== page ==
Abaye—a different, more famous Abaye—overhears their conversation and supplies the answer. Meir’s ruling is an example of a law enacted to protect another law. In a public domain, a reshut harabim, anything that protrudes 10 tefachim high and four tefachim wide—such as a post or a hillock—counts as a separate, private domain, so it is forbidden to place anything on top of it on Shabbat. You can’t, for instance, put down a bundle you are carrying and rearrange it on top of a post, then pick it up again. Meir, Abaye explains, did not want Jews to forget this principle, so he applied the same rule to roofs of different heights, as a reminder that a 10-tefachim difference constitutes a difference in domains. His ruling is “a safeguard against doing the same on an elevation in the reshut harabim.”
Soon the Gemara moves on to another problem, involving the rule of gud asik, that is, “extend and raise up.” As we have seen, the Sages allow us to “extend and raise up” the walls of a house in an imaginary line, to create a partition of the roof above. But there is a disagreement between Shmuel and Rav about how to interpret this rule. Gud asik allows you to partition a common roof area into a series of separate spaces, one for each house. This means you cannot carry from one part of the roof to the other.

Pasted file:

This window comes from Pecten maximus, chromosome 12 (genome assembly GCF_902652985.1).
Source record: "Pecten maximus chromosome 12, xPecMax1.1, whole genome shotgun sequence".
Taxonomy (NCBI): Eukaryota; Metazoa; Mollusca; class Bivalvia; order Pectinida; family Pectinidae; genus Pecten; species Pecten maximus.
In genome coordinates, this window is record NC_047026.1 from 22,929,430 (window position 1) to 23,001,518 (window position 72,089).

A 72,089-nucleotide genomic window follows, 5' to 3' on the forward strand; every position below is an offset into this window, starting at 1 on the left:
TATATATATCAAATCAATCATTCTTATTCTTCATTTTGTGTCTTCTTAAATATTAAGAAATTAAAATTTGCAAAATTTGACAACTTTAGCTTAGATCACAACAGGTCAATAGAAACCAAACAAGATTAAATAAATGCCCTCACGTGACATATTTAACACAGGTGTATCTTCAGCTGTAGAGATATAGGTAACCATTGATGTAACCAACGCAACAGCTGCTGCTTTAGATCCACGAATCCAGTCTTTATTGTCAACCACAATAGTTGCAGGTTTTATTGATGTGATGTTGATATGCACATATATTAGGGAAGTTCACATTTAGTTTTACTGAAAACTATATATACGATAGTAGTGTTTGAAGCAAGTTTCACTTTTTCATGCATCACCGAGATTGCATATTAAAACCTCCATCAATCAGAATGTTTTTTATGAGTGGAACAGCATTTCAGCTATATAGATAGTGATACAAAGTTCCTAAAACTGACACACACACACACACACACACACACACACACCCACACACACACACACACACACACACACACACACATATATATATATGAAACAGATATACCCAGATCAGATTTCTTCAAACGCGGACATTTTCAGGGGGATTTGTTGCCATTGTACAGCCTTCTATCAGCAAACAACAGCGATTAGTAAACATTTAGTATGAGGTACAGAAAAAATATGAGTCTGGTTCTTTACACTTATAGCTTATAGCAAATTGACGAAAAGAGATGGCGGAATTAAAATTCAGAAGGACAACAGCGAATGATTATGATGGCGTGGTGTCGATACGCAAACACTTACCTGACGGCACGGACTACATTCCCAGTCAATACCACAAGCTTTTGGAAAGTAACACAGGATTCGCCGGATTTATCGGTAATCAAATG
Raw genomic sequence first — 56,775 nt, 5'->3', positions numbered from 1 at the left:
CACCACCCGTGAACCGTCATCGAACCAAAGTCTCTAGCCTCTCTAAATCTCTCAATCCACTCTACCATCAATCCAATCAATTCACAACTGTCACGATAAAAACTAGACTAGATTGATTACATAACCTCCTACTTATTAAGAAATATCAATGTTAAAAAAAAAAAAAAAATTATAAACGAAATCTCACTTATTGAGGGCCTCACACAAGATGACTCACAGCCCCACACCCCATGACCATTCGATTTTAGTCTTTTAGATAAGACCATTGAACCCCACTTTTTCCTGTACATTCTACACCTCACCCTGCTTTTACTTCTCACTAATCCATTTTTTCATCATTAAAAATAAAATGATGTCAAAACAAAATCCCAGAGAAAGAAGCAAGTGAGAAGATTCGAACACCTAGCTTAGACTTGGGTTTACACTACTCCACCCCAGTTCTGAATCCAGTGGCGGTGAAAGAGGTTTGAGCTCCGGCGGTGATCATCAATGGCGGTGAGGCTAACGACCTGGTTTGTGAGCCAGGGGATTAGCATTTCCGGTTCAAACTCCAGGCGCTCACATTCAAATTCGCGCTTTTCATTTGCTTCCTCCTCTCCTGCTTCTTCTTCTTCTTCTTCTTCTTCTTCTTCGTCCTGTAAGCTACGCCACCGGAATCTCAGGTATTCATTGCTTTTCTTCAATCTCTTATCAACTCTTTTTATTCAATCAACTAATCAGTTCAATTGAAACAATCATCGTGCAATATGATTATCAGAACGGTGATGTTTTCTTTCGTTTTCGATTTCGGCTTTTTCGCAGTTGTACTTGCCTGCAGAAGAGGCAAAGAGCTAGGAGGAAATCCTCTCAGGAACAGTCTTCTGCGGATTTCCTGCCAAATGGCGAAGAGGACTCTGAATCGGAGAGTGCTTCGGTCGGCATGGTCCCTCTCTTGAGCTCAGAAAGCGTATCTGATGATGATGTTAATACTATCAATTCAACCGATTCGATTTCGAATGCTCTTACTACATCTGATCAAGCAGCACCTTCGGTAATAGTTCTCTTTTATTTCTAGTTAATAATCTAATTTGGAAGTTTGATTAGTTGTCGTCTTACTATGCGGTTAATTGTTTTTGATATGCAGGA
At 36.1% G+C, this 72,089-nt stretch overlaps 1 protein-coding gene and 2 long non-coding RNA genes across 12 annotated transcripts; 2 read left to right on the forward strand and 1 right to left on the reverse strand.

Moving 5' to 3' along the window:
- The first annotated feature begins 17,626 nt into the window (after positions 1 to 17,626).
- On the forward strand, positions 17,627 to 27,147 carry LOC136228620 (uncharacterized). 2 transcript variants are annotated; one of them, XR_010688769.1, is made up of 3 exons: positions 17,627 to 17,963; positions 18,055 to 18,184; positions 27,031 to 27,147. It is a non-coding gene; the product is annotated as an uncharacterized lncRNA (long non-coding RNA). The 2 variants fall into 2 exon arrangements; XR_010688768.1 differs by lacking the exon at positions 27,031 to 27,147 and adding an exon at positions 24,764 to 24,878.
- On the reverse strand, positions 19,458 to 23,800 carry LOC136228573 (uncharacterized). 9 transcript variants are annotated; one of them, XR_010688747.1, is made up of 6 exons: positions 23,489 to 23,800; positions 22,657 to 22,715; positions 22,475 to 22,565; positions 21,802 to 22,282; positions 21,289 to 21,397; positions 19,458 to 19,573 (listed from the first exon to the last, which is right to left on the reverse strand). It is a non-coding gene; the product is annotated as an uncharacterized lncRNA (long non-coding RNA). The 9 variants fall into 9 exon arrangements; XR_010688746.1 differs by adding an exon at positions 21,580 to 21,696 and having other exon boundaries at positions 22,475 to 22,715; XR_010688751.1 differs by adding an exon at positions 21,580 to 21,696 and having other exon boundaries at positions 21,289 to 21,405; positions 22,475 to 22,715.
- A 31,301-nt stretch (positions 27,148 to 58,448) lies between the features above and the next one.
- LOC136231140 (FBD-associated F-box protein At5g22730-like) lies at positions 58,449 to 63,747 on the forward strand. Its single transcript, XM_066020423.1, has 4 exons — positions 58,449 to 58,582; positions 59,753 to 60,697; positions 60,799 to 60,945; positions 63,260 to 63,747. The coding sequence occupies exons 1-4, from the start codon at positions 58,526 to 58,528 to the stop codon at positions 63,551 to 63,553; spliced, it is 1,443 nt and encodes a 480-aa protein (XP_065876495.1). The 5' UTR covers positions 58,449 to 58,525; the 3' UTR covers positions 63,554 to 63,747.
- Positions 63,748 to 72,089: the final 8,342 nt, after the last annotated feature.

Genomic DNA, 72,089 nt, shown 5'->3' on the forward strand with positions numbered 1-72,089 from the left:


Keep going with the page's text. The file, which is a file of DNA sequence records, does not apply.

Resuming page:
But what about carrying within each partition? Rav, who “does not apply gud asik,” holds that the roof area does not really have the status of a private domain. Rather, it is a karmelit, a kind of intermediate zone, in which you can carry for no more than four amot at a time (about six feet). Shmuel, who does apply gud asik, holds the reverse: Each roof constitutes a private domain, so you can carry in it without restriction.